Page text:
Wagner was to write one more opera, Parsifal, first performed at Bayreuth in 1882. This fascinating, enigmatic quest for transcendence through sex, religion, and art may be his most controversial work. He died in Venice in 1883, leaving the Bayreuth Festival in the hands of his second wife, Cosima Liszt von Bülow Wagner. (The “Liszt” comes from her father, the great pianist and composer Franz Liszt, also a close friend of Wagner’s; the “von Bülow” refers to her first husband, conductor Hans, one of the greatest champions of Wagner’s music before his wife ran off with the composer.) Cosima and her son Siegfried both died in 1930, when the Bayreuth Festival was becoming a favorite haunt of Hitler and the Nazis. After the Second World War, Siegfried’s sons Wieland and Wolfgang reopened the Festival and attempted to purge it of the Nazi stigma that was associated with it. Today, Wagner’s descendents still mount Wagner operas at Bayreuth every summer.

What Wagner Thought

Richard Wagner knew that Parsifal would be his final opera, and so he made the opera a kind of manifesto, a final summation of his beliefs and thoughts, which were always in flux and never particularly clear. Although his operas are gloriously ambiguous—there is never a “moral” to the story with Wagner—we know what he thought because he was forever writing opinionated letters and essays. And since there’s so much of him in Parsifal, it may help if you’re familiar with his thoughts on the following topics:

Compassion. Wagner (eventually) came to feel that compassion—feeling the pain of others—was the essence of love and the foundation of morality. He included animals in the ‘others’ category, and therefore supported animal rights and preached vegetarianism.

Redemption. Whether it was his culture, his church, or his mother that did it, Wagner grew up and spent most of his life feeling guilty. His romantic life was an endless procession of women who failed to ‘save’ him. And in opera after opera, he gives us characters seeking redemption: sinners hoping to atone for some crime they committed, tormented wanderers fleeing some ancient curse.

Sex. Influenced, as a young man, by sexually adventurous Bohemian artists, Wagner objected to traditional marriage; he felt it sanctified greed and property instead of love. Later, he came to see sex as the ultimate expression of the highest love, the procreative love between man and woman. But in Parsifal, he suggests that sexual desire—the will to live, and to generate new life—is really the source of all suffering.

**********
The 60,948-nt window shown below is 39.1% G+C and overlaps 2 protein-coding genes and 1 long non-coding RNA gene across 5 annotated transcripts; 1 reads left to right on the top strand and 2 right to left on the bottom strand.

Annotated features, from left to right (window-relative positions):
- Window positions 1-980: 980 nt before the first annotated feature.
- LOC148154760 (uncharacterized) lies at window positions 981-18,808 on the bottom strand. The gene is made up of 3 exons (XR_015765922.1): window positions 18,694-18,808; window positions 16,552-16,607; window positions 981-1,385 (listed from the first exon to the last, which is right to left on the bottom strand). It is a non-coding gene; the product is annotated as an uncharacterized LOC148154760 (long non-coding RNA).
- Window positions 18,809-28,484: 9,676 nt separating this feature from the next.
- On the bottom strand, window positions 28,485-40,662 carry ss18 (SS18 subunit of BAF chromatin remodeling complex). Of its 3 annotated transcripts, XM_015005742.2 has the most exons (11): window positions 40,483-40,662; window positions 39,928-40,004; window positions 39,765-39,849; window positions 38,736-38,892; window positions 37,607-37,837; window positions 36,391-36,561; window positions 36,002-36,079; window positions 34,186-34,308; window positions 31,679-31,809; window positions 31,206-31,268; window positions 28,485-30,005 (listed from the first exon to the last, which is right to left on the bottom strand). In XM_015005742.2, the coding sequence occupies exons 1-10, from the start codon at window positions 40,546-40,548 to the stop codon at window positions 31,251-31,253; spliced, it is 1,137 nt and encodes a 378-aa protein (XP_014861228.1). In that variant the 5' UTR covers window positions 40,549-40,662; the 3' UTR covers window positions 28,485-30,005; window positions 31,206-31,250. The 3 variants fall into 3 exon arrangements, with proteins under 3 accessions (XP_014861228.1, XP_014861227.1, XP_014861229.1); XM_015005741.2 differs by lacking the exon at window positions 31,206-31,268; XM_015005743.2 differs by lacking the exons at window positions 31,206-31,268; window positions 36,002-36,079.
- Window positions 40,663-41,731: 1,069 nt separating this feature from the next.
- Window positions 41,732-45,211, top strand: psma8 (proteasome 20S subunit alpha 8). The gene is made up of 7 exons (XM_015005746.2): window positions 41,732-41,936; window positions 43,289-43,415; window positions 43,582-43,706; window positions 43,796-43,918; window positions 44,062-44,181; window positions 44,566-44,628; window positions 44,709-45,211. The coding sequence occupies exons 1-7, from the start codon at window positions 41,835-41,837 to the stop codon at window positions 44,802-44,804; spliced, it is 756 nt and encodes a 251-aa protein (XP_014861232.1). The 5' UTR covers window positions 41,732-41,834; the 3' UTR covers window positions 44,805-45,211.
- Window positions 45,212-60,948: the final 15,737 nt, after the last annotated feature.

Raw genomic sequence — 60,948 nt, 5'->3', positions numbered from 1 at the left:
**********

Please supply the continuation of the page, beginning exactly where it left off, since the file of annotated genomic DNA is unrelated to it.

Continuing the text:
Religion. Wagner, who suspected his father was Jewish, was raised in a Protestant household. He was viciously anti-Semitic, as were most Germans in his day, and he rejected traditional Christianity partly because of its origins in Judaism. Among his many foolish and offensive objections to Judaism, he complained that the idea of a “Chosen People” was exclusionary, since a good religion should reach out to all humanity. He thought he had found this in Buddhism, which he discovered partly through the writings of his favorite philosopher, Artur Schopenhauer. His secondhand understanding of Buddhism ended up bringing him back to Christianity, since he sensed an analogy between the teachings of Jesus and the teachings of the Buddha.

Art. During Wagner’s lifetime, scientific advances (such as Darwin’s theory of evolution) made it very hard to take traditional religion at face value. Wagner, however, mistrusted science and technology; he feared the hazards of scientific progress would outweigh the benefits. Religion, he felt, had an important role to play in a healthy community—but to Wagner religion was like myth, true metaphorically but not literally. Therefore he harnessed the power of music to mythic storytelling in an attempt to merge art with religion. His goal was an art that would offer its audience a transcendent experience of the divine—and the pains he took to achieve that goal prove that to Wagner, creating art was the most sacred of human activities.